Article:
- Luca Benedetti's Thermionics
- Ta Daâ€¦
Trying to stand above the fray in the world of instrumental jamband artists must be a daunting task. Itâ€™s a phenomenally talented crowd stuffed into a really small house. For every Medeski, Martin, and Wood or Steve Kimock, there are 20 bands that never make it beyond an opening slot on a Tuesday night at the Knitting Factory, and those are the talented ones. Indeed Luca Benedettiâ€™s new project, Thermionics, features two refugees from two uber talented bands, Benedetti from ulu and keyboardist Erik Deutsch from Fat Mama, which never really progressed in a manner commensurate to their collective talents.
I get the sense though that the former ulu guitaristâ€™s new collective has the chance, the potential, to be one of those artists that stands above the fray. His new release, entitled Ta Daâ€¦, reminds me a lot of the annual conversation I have with my father when our beloved New York Giants have a good record at the end of September. At some point during the conversation, we will always temper our early season enthusiasm, having become accustomed to the downward spirals that tend to haunt the Giants come December. We say the same exact thing to each other every year, even repeating it a couple of times for emphasis, â€śthey have a chance to be good, a chance, thatâ€™s it.â€ť Ta Daâ€¦ is just that, an album that hints at the potential of the project rather than being a fully realized effort.
The football analogy is apt in another sense too because listening to it is kind of like watching a football game where the crowd doesnâ€™t show up. â€śHoop and Pole,â€ť the albumâ€™s sixth and most impressive track encapsulates this perfectly. Leading off with a booming, circular riff that cycles through the first three minutes of the track, it lands in what will obviously be the â€śbig improvisationâ€ť section of the tune once it is unleashed live. The ensuing solo is impressive enough, Benedettiâ€™s tone occupies the sweet spot between warm jazz and distorted space, but your mind still drifts towards the live possibilities. Whatâ€™s a 60 yard touchdown pass without 80,000 people to see it?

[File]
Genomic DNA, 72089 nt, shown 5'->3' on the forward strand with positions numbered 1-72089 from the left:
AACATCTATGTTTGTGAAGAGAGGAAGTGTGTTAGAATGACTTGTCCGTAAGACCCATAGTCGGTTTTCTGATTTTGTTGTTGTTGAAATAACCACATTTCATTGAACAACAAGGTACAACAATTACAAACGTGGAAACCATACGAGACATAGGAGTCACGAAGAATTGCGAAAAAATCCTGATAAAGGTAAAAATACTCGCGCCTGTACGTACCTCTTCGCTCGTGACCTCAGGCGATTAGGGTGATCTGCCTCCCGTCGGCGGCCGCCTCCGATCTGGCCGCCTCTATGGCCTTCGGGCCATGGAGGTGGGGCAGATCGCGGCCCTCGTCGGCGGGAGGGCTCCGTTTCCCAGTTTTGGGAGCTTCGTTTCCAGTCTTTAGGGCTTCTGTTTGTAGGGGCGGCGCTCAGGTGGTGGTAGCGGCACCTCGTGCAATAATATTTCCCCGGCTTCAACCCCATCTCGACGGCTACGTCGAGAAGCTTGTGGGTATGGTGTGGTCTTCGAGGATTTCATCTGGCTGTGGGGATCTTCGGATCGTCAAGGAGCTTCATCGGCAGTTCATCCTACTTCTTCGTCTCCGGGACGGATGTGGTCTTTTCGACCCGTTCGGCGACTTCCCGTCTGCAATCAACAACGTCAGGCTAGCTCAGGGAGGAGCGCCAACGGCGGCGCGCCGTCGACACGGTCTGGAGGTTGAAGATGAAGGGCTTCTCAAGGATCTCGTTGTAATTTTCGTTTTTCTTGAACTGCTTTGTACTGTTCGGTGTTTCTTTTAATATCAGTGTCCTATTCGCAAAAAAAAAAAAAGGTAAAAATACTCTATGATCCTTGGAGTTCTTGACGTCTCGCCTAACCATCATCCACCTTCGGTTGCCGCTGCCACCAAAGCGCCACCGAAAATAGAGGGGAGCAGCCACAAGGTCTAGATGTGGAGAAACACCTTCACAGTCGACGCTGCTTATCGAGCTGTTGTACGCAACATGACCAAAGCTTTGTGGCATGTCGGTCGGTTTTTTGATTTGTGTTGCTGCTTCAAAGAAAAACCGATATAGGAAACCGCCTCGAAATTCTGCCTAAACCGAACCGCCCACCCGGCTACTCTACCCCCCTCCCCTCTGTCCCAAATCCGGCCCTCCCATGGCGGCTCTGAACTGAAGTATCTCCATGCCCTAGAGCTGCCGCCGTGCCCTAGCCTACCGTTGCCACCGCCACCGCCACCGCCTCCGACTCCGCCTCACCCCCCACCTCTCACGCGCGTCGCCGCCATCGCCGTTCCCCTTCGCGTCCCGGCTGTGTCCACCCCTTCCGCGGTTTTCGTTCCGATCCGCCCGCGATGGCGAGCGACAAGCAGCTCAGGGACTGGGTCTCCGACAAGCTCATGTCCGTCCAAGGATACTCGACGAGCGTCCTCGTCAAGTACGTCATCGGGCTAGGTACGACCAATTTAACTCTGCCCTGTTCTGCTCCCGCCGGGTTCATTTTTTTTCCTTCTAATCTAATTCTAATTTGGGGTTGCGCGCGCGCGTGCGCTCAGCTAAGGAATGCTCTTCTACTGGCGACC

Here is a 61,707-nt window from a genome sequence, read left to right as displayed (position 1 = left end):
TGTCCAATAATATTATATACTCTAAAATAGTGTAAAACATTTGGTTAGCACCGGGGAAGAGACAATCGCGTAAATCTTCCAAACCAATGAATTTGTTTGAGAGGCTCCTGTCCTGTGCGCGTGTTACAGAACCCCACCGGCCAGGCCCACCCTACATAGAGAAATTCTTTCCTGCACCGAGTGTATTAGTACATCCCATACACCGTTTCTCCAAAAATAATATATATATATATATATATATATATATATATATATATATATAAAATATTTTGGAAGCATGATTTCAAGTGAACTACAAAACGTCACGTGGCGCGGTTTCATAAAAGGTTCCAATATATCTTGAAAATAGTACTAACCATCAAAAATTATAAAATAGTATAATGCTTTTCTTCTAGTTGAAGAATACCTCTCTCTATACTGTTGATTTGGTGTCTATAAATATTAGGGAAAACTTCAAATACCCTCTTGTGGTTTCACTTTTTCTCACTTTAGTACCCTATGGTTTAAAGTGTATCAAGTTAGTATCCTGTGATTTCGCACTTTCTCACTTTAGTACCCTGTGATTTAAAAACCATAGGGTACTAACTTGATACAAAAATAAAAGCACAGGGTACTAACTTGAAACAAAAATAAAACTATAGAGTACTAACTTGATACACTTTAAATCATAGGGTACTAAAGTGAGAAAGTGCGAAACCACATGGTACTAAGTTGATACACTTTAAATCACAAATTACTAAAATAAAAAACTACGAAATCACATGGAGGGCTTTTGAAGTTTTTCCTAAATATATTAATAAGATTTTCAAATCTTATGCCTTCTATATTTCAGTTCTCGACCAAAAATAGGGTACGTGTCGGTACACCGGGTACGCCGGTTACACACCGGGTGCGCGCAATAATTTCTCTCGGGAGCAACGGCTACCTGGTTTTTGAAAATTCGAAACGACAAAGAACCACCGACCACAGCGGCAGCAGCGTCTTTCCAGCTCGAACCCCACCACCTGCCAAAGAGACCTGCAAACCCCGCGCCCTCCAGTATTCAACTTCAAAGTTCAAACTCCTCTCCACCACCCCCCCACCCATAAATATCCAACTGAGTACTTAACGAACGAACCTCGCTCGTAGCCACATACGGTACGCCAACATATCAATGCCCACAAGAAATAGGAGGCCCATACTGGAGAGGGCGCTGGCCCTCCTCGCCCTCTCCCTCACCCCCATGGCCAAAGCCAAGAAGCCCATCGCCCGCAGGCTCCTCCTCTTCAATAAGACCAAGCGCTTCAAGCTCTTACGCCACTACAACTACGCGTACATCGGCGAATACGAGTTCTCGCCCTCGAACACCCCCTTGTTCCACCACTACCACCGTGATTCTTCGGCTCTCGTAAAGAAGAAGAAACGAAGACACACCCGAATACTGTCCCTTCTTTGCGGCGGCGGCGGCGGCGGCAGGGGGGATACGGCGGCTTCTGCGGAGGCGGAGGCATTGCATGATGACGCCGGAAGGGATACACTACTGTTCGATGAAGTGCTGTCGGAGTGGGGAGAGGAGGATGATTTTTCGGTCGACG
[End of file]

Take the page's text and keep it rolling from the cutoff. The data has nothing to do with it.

There are enough of these moments on the album to get you jazzed about the possibilities of this collective touring and jelling, adding some fireworks to the colorful palette that the better tracks establish. â€śFat and Fiestyâ€ť is full of whimsical riffs and driving keyboard work from the excellent Deutsch. â€śBig Jimâ€ť is about as close as you can get to a hoe down in the context of the downtown New York music scene. The title track accomplishes the rare feat of making a tune propelled by a guitar with a late 80â€™s fender tone sound like something other than â€śWonderful Tonightâ€ť or background music for soft porn. The only other track I can think of that transcends the otherwise insipid tone is Zappaâ€™s â€śWatermelon in Easter Hay,â€ť not bad company. The languid closer, â€śLand Of Free Dumb,â€ť is endlessly playable, full of subtle bass fills from Jeff Hanley and tastefully spaced out riffing from Benedetti and Deutsch.
In the end Ta Daâ€¦ is hopefully just a snapshot of things to come and maybe, just maybe, some iteration of this quartet will have a chance to let these tunes out into the fresh air of the live setting so that they may flourish.